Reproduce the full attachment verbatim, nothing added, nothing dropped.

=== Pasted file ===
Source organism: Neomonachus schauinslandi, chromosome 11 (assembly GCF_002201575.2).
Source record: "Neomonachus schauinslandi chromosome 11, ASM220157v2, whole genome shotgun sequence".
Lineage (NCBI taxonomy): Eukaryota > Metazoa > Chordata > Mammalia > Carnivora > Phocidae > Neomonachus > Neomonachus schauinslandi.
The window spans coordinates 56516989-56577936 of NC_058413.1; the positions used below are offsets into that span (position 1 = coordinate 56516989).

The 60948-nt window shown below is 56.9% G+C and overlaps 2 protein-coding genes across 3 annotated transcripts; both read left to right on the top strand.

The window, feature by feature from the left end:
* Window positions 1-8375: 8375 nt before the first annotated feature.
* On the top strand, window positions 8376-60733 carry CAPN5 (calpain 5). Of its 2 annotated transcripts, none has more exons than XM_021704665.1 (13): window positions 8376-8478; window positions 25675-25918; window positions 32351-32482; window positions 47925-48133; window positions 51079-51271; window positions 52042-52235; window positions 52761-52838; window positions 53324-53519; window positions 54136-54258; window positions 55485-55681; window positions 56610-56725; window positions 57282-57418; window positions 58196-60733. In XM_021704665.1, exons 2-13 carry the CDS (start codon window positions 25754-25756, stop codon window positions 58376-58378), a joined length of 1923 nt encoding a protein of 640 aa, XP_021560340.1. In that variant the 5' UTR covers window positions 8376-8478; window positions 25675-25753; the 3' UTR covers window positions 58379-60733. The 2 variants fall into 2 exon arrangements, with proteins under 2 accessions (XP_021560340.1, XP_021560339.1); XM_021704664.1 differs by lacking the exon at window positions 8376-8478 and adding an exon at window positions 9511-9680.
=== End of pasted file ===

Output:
Source organism: Neomonachus schauinslandi, chromosome 11 (assembly GCF_002201575.2).
Source record: "Neomonachus schauinslandi chromosome 11, ASM220157v2, whole genome shotgun sequence".
Lineage (NCBI taxonomy): Eukaryota > Metazoa > Chordata > Mammalia > Carnivora > Phocidae > Neomonachus > Neomonachus schauinslandi.
The window spans coordinates 56516989-56577936 of NC_058413.1; the positions used below are offsets into that span (position 1 = coordinate 56516989).

The 60948-nt window shown below is 56.9% G+C and overlaps 2 protein-coding genes across 3 annotated transcripts; both read left to right on the top strand.

The window, feature by feature from the left end:
* Window positions 1-8375: 8375 nt before the first annotated feature.
* On the top strand, window positions 8376-60733 carry CAPN5 (calpain 5). Of its 2 annotated transcripts, none has more exons than XM_021704665.1 (13): window positions 8376-8478; window positions 25675-25918; window positions 32351-32482; window positions 47925-48133; window positions 51079-51271; window positions 52042-52235; window positions 52761-52838; window positions 53324-53519; window positions 54136-54258; window positions 55485-55681; window positions 56610-56725; window positions 57282-57418; window positions 58196-60733. In XM_021704665.1, exons 2-13 carry the CDS (start codon window positions 25754-25756, stop codon window positions 58376-58378), a joined length of 1923 nt encoding a protein of 640 aa, XP_021560340.1. In that variant the 5' UTR covers window positions 8376-8478; window positions 25675-25753; the 3' UTR covers window positions 58379-60733. The 2 variants fall into 2 exon arrangements, with proteins under 2 accessions (XP_021560340.1, XP_021560339.1); XM_021704664.1 differs by lacking the exon at window positions 8376-8478 and adding an exon at window positions 9511-9680.